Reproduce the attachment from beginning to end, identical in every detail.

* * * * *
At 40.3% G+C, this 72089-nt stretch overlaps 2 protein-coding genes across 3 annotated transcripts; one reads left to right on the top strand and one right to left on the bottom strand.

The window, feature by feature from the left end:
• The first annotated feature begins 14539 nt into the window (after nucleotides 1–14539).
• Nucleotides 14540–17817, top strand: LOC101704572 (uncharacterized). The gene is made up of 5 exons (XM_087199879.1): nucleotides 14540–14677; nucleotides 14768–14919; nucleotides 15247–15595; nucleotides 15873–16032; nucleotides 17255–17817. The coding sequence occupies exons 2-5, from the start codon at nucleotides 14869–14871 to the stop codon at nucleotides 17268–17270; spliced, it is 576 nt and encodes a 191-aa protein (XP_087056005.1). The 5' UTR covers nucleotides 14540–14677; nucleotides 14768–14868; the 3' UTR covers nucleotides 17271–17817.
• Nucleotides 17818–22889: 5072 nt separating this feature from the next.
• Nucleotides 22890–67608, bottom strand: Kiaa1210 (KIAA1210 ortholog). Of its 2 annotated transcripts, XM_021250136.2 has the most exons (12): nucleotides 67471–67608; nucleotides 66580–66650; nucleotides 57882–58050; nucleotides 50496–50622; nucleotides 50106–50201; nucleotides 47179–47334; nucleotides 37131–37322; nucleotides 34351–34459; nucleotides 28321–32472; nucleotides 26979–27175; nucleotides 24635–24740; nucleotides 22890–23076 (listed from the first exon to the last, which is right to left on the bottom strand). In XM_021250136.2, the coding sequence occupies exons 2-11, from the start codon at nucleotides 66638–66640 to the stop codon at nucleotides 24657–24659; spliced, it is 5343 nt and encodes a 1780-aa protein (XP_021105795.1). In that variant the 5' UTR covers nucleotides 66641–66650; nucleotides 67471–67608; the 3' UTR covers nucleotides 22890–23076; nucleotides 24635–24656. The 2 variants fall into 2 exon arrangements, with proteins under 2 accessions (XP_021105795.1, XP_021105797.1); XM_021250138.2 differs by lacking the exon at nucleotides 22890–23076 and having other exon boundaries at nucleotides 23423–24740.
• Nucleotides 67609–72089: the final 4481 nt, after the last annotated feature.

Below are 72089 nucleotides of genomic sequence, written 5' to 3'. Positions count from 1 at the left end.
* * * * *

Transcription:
At 40.3% G+C, this 72089-nt stretch overlaps 2 protein-coding genes across 3 annotated transcripts; one reads left to right on the top strand and one right to left on the bottom strand.

The window, feature by feature from the left end:
• The first annotated feature begins 14539 nt into the window (after nucleotides 1–14539).
• Nucleotides 14540–17817, top strand: LOC101704572 (uncharacterized). The gene is made up of 5 exons (XM_087199879.1): nucleotides 14540–14677; nucleotides 14768–14919; nucleotides 15247–15595; nucleotides 15873–16032; nucleotides 17255–17817. The coding sequence occupies exons 2-5, from the start codon at nucleotides 14869–14871 to the stop codon at nucleotides 17268–17270; spliced, it is 576 nt and encodes a 191-aa protein (XP_087056005.1). The 5' UTR covers nucleotides 14540–14677; nucleotides 14768–14868; the 3' UTR covers nucleotides 17271–17817.
• Nucleotides 17818–22889: 5072 nt separating this feature from the next.
• Nucleotides 22890–67608, bottom strand: Kiaa1210 (KIAA1210 ortholog). Of its 2 annotated transcripts, XM_021250136.2 has the most exons (12): nucleotides 67471–67608; nucleotides 66580–66650; nucleotides 57882–58050; nucleotides 50496–50622; nucleotides 50106–50201; nucleotides 47179–47334; nucleotides 37131–37322; nucleotides 34351–34459; nucleotides 28321–32472; nucleotides 26979–27175; nucleotides 24635–24740; nucleotides 22890–23076 (listed from the first exon to the last, which is right to left on the bottom strand). In XM_021250136.2, the coding sequence occupies exons 2-11, from the start codon at nucleotides 66638–66640 to the stop codon at nucleotides 24657–24659; spliced, it is 5343 nt and encodes a 1780-aa protein (XP_021105795.1). In that variant the 5' UTR covers nucleotides 66641–66650; nucleotides 67471–67608; the 3' UTR covers nucleotides 22890–23076; nucleotides 24635–24656. The 2 variants fall into 2 exon arrangements, with proteins under 2 accessions (XP_021105795.1, XP_021105797.1); XM_021250138.2 differs by lacking the exon at nucleotides 22890–23076 and having other exon boundaries at nucleotides 23423–24740.
• Nucleotides 67609–72089: the final 4481 nt, after the last annotated feature.

Below are 72089 nucleotides of genomic sequence, written 5' to 3'. Positions count from 1 at the left end.